Your upcoming full length was recorded in a cabin that you repurposed into a recording studio; how did using that cabin enhance the recording experience?
It was really nice to all go somewhere and be together with no distractions. The opportunity came our way, so we took a chance. We didn’t know what to expect. Would it sound crappy? How would we isolate amps? Would people call the cops on us for being too loud? It just sounded fun so we made the plan and hoped for the best.
Gregg, the owner, was super supportive. He was like, “Do whatever you need to, take the living room apart, whatever. Have a good time. Don’t worry about anything!” That was invaluable. He had no reason to let us go there and do that except that he’s just a big music lover and supportive of the arts. In fact, he’s a Diana Ross super-fan, which we couldn’t sound anything further from, but he was really into it and insisted we do it.
Everyone who stays there has an amazing time and you can really feel that energy in the house. I think it had a major effect on us. We hauled all this crap there, including a refrigerator sized 16 track tape machine that barely fit in the van, but it was great. The acoustics were really nice. We got a nice drum sound. The loud ocean waves and wind kind of cancelled out the noise we were making for the neighbors. We put cords through vents in the ceiling to isolate amps in upstairs bedrooms. It was creepy how well the space worked for us. We’ve been back a few times since to write new music. It’s a super inspiring environment. We’re very emotionally attached to the house and always bugging Gregg to rent it again.
Was there anything about it that was challenging about the recording process?
It’s a lot of work to record yourself; no question about it. It can take you out of the experience or focus of what you’re working on a little. It was a really great experience though. Most of the credit totally goes to Olives. They were very meticulous and did most of the work. It was an old house, so the tape machine would pick up weird ghost-like humming because there was only one grounded outlet that we were powering a lot of stuff off of. It was a perplexing problem that was a little stressful to troubleshoot, but eventually we figured out a work-around and fixed some stuff later in mixing.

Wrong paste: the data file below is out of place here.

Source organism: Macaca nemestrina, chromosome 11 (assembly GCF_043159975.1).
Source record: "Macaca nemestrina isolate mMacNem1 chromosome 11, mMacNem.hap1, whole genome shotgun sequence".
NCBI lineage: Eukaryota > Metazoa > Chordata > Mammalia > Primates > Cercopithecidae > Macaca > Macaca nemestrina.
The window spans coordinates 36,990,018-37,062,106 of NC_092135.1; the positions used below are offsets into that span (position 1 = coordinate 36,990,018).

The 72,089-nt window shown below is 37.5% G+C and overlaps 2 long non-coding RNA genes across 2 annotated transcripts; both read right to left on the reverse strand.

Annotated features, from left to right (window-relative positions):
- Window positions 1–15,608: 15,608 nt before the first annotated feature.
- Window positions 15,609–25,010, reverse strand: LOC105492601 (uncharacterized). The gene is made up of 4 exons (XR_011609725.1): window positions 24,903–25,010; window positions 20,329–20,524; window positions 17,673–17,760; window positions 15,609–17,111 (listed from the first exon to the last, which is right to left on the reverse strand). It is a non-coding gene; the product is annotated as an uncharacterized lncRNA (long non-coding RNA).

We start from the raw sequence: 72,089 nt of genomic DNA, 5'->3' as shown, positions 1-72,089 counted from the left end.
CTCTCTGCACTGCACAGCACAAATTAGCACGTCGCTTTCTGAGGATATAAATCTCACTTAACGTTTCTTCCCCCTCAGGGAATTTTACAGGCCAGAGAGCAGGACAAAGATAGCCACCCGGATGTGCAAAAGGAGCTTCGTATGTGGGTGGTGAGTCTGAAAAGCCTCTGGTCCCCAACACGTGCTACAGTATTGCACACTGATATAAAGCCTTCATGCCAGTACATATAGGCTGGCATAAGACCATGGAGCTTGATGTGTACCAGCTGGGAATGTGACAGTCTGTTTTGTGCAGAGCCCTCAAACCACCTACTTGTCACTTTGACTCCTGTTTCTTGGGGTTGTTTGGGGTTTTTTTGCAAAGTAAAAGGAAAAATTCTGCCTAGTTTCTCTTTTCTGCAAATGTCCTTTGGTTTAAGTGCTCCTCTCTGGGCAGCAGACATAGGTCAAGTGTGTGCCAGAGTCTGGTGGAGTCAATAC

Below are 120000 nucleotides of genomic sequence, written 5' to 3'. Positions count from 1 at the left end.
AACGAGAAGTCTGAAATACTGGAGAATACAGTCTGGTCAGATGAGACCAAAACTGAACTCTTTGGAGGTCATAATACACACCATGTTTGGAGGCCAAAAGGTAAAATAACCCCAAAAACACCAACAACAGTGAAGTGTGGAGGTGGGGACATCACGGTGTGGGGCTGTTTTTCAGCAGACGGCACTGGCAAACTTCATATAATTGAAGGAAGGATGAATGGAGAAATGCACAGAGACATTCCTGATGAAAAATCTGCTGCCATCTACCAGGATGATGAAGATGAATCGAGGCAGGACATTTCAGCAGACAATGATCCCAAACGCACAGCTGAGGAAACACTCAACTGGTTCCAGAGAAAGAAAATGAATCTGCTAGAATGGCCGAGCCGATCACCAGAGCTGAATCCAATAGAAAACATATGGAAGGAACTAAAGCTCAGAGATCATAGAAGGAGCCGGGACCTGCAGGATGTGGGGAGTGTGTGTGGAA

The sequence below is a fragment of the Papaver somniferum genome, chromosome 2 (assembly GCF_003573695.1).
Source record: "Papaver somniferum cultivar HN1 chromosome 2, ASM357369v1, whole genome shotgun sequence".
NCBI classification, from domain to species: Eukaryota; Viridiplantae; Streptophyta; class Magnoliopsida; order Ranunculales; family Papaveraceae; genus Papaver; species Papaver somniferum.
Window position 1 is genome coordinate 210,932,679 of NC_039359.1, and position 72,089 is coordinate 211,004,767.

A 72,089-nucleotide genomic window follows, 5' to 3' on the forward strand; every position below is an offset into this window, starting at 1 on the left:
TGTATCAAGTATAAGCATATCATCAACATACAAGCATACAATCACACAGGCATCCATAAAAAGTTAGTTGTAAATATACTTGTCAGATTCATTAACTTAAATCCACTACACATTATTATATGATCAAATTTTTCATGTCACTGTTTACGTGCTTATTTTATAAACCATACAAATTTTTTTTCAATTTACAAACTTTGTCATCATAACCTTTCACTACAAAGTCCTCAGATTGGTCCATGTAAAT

It was also hard not to go into full-on vacation mode. We were at the Oregon coast. It’s a beautiful, dark, moody place or a shiny, sparkling oasis depending on the weather at any given moment. The ocean was definitely calling us to drop everything sometimes, but it was also really cool to channel that into creativity. We’d go jump into the freezing ocean in the middle of working and come back and have a breakthrough on a song we were stuck on. It had a recharging effect after a long day of recording.
If you were to describe ‘Don’t Mind’ using breakfast foods, which foods would you choose and why?
A soft boiled egg. Nice and creamy…with some crispy potatoes. Feels so good to eat it, but then you feel real weird later. A half boiled state of mind, if you will.
What goals does Tender Age have for the rest of the year?
We’ve already recorded and mixed half of another album, so we’ll probably release something later this year and do a jaunt up and down the West Coast. We’re going back to the beach house in late July to write and demo another batch of songs as well. We’ve been trying to stay really productive and keep riding this wave of energy we’ve had over the past year or so. It feels good.